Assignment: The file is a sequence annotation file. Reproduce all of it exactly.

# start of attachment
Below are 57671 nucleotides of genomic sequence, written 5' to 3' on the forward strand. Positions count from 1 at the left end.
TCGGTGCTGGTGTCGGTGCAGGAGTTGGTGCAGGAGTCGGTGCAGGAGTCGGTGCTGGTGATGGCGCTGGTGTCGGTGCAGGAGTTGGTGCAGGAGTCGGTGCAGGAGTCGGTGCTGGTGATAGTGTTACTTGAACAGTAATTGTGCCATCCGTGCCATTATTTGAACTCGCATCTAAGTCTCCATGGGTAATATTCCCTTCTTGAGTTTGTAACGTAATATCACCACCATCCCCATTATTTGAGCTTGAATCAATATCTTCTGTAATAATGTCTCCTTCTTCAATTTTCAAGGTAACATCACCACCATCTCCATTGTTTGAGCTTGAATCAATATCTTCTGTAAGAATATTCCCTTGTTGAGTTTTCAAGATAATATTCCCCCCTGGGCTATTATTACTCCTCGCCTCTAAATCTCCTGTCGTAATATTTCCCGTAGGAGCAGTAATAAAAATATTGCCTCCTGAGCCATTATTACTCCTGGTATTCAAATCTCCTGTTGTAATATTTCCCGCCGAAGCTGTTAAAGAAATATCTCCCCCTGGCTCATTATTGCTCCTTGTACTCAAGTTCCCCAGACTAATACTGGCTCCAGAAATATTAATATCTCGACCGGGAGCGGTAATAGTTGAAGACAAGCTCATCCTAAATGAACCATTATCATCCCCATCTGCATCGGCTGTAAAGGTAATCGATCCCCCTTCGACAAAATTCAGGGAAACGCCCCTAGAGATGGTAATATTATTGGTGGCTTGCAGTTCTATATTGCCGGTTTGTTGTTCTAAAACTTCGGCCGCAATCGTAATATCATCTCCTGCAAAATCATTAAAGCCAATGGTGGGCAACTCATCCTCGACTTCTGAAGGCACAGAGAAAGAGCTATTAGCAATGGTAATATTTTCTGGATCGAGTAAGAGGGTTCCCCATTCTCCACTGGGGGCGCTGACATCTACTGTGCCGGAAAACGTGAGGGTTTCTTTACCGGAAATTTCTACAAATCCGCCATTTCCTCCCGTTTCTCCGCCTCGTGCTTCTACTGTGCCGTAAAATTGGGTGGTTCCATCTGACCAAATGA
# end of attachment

Below are 57671 nucleotides of genomic sequence, written 5' to 3' on the forward strand. Positions count from 1 at the left end.
TCGGTGCTGGTGTCGGTGCAGGAGTTGGTGCAGGAGTCGGTGCAGGAGTCGGTGCTGGTGATGGCGCTGGTGTCGGTGCAGGAGTTGGTGCAGGAGTCGGTGCAGGAGTCGGTGCTGGTGATAGTGTTACTTGAACAGTAATTGTGCCATCCGTGCCATTATTTGAACTCGCATCTAAGTCTCCATGGGTAATATTCCCTTCTTGAGTTTGTAACGTAATATCACCACCATCCCCATTATTTGAGCTTGAATCAATATCTTCTGTAATAATGTCTCCTTCTTCAATTTTCAAGGTAACATCACCACCATCTCCATTGTTTGAGCTTGAATCAATATCTTCTGTAAGAATATTCCCTTGTTGAGTTTTCAAGATAATATTCCCCCCTGGGCTATTATTACTCCTCGCCTCTAAATCTCCTGTCGTAATATTTCCCGTAGGAGCAGTAATAAAAATATTGCCTCCTGAGCCATTATTACTCCTGGTATTCAAATCTCCTGTTGTAATATTTCCCGCCGAAGCTGTTAAAGAAATATCTCCCCCTGGCTCATTATTGCTCCTTGTACTCAAGTTCCCCAGACTAATACTGGCTCCAGAAATATTAATATCTCGACCGGGAGCGGTAATAGTTGAAGACAAGCTCATCCTAAATGAACCATTATCATCCCCATCTGCATCGGCTGTAAAGGTAATCGATCCCCCTTCGACAAAATTCAGGGAAACGCCCCTAGAGATGGTAATATTATTGGTGGCTTGCAGTTCTATATTGCCGGTTTGTTGTTCTAAAACTTCGGCCGCAATCGTAATATCATCTCCTGCAAAATCATTAAAGCCAATGGTGGGCAACTCATCCTCGACTTCTGAAGGCACAGAGAAAGAGCTATTAGCAATGGTAATATTTTCTGGATCGAGTAAGAGGGTTCCCCATTCTCCACTGGGGGCGCTGACATCTACTGTGCCGGAAAACGTGAGGGTTTCTTTACCGGAAATTTCTACAAATCCGCCATTTCCTCCCGTTTCTCCGCCTCGTGCTTCTACTGTGCCGTAAAATTGGGTGGTTCCATCTGACCAAATGA